Colonial First Properties
Henrico Co. Virginia

Not overruled or negatively treated on appealinfoCoverage
United States District Court, E.D. Virginia, Richmond DivisionSep 19, 2001
166 F. Supp. 2d 1070 (E.D. Va. 2001)

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  • applying "prism of pragmatism" to conclude that practical effect of injunction against future enforcement of public nudity ordinance would be to "interfere significantly" with pending state court prosecutions under same law

    Summary of this case from Hill v. Courter

No. Civ.A. 3:01CV462.

September 19, 2001.

O. Jackson Cook, Steven M. Youngelson, Cary S. Wiggins, Cook, Youngelson Wiggins, Atlanta, GA, C. David Whaley, Morchower, Luxton Whaley, Richmond, VA, for plaintiffs.

Joseph T. Tokarz, II, Joseph P. Rapisarda, Jr., Ellen R. Fulmer, Karen M. Adams, Henrico County Attorney's Office, Richmond, VA, for defendant.


PAYNE, District Judge.

Plaintiff Colonial First Properties, LLC, doing business as Gold City ("Gold City"), is an existing Virginia Limited Liability Company in good standing, which owns and operates a restaurant and bar featuring live entertainment. Gold City is owned by Donna White (a Virginia resident owning 45 percent of the company), Diana White (a Virginia resident owning 5 percent of the company), and Richard Ritter (a Colorado resident owning 50 percent of the company). Plaintiffs, Jessica Grace Anderson and Sharon Marker, both residents of Virginia, have offered nude or semi-nude dance performances at Gold City and desire to offer such services in the future without fear of prosecution under the Henrico County public nudity ordinance. Defendant Henrico County, Virginia ("Defendant") is a political subdivision of the Commonwealth of Virginia and is operated pursuant to its Charter and the Constitution and laws of the Commonwealth.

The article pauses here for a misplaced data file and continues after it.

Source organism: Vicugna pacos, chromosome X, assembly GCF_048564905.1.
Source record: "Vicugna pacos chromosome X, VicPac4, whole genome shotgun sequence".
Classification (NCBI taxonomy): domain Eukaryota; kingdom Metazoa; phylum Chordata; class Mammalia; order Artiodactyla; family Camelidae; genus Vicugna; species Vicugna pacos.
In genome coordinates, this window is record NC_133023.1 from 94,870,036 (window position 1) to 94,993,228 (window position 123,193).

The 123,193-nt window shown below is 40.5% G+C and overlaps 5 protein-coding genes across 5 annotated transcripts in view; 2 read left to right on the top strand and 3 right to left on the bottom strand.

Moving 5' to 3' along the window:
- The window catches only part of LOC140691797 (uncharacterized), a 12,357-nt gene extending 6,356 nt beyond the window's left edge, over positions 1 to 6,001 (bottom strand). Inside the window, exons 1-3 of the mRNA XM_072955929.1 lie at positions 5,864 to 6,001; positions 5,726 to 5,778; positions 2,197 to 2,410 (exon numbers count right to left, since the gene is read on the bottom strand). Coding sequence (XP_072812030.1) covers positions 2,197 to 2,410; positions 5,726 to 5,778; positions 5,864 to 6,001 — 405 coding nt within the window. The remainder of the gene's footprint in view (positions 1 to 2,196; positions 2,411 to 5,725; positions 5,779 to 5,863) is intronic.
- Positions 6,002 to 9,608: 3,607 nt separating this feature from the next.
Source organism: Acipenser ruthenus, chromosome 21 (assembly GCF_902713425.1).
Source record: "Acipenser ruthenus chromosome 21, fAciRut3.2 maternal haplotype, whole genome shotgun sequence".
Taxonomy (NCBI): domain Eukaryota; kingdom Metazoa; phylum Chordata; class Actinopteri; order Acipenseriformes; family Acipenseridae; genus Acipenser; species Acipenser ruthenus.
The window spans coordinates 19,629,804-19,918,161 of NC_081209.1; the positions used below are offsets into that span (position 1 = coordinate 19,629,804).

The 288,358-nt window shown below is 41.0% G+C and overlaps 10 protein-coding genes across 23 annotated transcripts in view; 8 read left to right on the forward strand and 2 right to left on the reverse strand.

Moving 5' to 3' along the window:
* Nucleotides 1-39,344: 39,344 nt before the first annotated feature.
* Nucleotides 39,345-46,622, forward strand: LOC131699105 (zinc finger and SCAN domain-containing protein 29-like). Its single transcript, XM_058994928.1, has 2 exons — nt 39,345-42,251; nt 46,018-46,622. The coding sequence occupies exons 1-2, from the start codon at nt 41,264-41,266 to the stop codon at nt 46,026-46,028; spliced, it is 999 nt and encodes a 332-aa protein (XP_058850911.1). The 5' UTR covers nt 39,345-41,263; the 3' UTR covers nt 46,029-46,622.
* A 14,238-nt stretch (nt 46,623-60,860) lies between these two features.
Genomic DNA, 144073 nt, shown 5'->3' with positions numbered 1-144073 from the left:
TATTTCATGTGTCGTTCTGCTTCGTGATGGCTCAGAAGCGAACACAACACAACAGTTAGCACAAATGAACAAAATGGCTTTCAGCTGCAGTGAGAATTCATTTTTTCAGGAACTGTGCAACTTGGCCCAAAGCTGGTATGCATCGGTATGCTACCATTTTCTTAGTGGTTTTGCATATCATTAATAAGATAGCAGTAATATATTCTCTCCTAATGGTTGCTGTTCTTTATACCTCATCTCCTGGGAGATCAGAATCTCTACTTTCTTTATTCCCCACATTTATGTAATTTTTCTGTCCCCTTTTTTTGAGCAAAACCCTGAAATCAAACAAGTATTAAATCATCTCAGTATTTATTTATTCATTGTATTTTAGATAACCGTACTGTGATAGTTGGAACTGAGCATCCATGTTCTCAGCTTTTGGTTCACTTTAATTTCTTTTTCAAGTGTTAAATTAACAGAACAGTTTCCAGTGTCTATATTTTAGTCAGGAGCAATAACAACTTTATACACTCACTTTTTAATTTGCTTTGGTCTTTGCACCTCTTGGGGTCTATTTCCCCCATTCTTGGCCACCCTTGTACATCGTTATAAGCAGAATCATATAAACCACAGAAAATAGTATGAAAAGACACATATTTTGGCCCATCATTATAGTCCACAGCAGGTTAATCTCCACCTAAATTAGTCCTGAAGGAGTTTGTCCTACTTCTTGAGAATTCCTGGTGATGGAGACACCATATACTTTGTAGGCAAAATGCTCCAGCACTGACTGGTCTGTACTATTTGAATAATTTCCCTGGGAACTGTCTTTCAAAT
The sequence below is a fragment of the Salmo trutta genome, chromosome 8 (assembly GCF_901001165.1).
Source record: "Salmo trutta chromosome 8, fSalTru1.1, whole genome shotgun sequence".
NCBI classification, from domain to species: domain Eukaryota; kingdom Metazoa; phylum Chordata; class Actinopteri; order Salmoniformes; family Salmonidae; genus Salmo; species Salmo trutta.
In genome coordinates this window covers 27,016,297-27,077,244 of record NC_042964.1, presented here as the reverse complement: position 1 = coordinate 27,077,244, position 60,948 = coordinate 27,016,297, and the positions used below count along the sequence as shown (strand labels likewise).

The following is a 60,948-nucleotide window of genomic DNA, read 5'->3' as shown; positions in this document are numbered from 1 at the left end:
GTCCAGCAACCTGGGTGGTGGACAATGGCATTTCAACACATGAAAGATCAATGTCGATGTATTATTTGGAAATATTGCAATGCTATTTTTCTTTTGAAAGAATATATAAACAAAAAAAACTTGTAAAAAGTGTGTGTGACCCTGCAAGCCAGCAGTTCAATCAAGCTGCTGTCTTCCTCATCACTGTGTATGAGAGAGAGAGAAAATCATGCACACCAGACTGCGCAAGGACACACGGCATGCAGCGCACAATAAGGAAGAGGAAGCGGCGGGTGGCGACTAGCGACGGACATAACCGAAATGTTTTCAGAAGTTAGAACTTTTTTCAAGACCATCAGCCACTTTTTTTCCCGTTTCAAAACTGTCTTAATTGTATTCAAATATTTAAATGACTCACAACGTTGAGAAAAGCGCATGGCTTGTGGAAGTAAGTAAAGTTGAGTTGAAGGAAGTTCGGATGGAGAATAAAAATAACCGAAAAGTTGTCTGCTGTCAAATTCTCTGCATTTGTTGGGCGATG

Plaintiffs instituted this action seeking: (1) a judgment declaring that the public nudity ordinance of Henrico County is invalid under the Constitutions of Virginia and the United States; (2) temporary, preliminary and permanent injunctive relief for the deprivation of rights resulting from the enforcement of the ordinance against them; and (3) damages. The motion for a temporary restraining order was denied, and the Plaintiffs have abandoned their claim for damages. The action was heard on its merits on September 6, 2001, following expedited and extensive discovery. Relying on the abstention doctrine set forth in Younger v. Harris, 401 U.S. 37, 91 S.Ct. 746, 27 L.Ed.2d 669 (1971), Henrico County has moved this Court to abstain from deciding the merits of this action, and to stay these proceedings until the Virginia state court has the opportunity to consider, in pending criminal proceedings, the constitutional issues presented here by these Plaintiffs who are not named parties to the state criminal proceedings.